On April 8, 2016, we published in the Federal Register (81 FR 20575-20579, Docket No. APHIS-2015-0004) a proposal [1] to amend the regulations in order to allow fresh fruit of any color of pitahaya (Hylocereus spp., Acanthocereus spp., Cereus spp., Echinocereus spp., Escontria spp., Myrtillocactus spp., and Stenocereus spp.) to be imported into the continental United States. (Hereafter we refer to these species collectively as “pitahaya.”) We also prepared a pest risk assessment (PRA) and a risk management document (RMD). The PRA evaluates the risks associated with the importation of fresh pitahaya fruit from Ecuador into the continental United States. The RMD relies upon the findings of the PRA to determine the phytosanitary measures necessary to ensure the safe importation into the continental United States of fresh pitahaya fruit from Ecuador.

In the proposed rule, we noted that the PRA identified one quarantine pest present in Ecuador that could be introduced into the continental United States through the importation of fresh pitahaya fruit: Anastrepha fraterculus (Wiedemann), South American fruit fly.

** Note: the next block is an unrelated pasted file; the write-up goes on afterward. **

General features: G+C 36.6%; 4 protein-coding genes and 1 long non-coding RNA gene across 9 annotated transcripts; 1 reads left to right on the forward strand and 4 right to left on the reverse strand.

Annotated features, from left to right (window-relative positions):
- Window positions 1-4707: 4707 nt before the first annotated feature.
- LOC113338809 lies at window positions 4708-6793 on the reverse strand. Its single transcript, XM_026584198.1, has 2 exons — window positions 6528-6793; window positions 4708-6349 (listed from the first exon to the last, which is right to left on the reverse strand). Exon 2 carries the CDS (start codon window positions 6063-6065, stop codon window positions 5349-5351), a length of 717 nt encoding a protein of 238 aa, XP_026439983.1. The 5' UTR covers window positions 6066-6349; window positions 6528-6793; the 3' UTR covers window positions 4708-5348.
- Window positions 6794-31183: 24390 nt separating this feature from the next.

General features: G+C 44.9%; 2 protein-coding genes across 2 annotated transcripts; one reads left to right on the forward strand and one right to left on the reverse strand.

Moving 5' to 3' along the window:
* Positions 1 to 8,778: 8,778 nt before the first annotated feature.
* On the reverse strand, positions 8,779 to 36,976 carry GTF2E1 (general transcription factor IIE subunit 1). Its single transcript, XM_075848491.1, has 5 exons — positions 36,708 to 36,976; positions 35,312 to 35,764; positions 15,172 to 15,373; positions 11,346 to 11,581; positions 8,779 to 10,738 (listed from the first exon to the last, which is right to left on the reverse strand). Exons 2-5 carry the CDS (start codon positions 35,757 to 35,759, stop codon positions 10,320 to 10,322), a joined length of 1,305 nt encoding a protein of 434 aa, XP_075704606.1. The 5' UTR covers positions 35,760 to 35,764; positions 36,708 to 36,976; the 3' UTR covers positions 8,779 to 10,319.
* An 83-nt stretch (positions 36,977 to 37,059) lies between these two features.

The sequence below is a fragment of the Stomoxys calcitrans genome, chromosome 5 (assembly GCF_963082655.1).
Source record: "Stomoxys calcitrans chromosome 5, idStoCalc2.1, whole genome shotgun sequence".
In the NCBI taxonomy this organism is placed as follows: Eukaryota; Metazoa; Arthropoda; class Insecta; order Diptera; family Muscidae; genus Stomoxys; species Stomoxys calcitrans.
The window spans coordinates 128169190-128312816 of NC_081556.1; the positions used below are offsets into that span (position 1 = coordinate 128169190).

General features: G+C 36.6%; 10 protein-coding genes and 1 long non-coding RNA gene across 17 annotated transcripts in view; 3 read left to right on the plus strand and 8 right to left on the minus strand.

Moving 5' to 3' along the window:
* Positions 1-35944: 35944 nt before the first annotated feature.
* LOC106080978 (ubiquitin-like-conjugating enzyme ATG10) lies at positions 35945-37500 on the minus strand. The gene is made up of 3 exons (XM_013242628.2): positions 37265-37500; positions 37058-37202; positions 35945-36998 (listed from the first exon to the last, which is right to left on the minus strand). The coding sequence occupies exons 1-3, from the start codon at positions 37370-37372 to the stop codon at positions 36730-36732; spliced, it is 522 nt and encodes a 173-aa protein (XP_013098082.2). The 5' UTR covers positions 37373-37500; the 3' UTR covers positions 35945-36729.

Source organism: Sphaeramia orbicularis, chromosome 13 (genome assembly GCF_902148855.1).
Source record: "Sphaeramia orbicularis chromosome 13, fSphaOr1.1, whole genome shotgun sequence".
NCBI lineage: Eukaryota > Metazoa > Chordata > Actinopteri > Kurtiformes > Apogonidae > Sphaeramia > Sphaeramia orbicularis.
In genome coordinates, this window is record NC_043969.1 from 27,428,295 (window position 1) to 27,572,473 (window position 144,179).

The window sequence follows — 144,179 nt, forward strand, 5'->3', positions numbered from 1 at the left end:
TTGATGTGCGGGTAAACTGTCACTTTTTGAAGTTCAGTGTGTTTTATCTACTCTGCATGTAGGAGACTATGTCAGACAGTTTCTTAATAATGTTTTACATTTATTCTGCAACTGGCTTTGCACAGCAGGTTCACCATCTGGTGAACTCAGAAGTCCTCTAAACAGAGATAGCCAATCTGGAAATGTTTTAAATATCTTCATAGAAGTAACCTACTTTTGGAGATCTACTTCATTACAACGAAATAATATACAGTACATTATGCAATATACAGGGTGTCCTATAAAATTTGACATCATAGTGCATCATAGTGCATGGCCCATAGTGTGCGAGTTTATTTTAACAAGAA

We determined in the PRA that measures beyond standard port of arrival inspection will mitigate the risks posed by this plant pest and proposed a systems approach that includes requirements for fruit fly trapping, pre-harvest inspections, approved production sites, and packinghouse procedures designed to exclude quarantine pests. The fresh pitahaya fruit will also be required to be imported in commercial consignments and accompanied by a phytosanitary certificate issued by the national plant protection organization (NPPO) of Ecuador stating that the consignment was produced and prepared for export in accordance with the requirements of the systems approach.

We solicited comments concerning our proposal for 60 days ending June 7, 2016. We received 12 comments during the comment period.

Eight commenters, consisting of shippers, growers, and consumers, stated general support for the proposed action. The remaining four commenters did not categorically oppose the rule but did raise questions about its provisions that we address below.

One commenter stated that the proposed rule indicates there is a lack of adequate data that would allow APHIS to determine the economic effects of the rule. The commenter added that additional analysis should be conducted to ensure that small entities, specifically the United States pitahaya growers, should not receive any adverse effects of this rule change.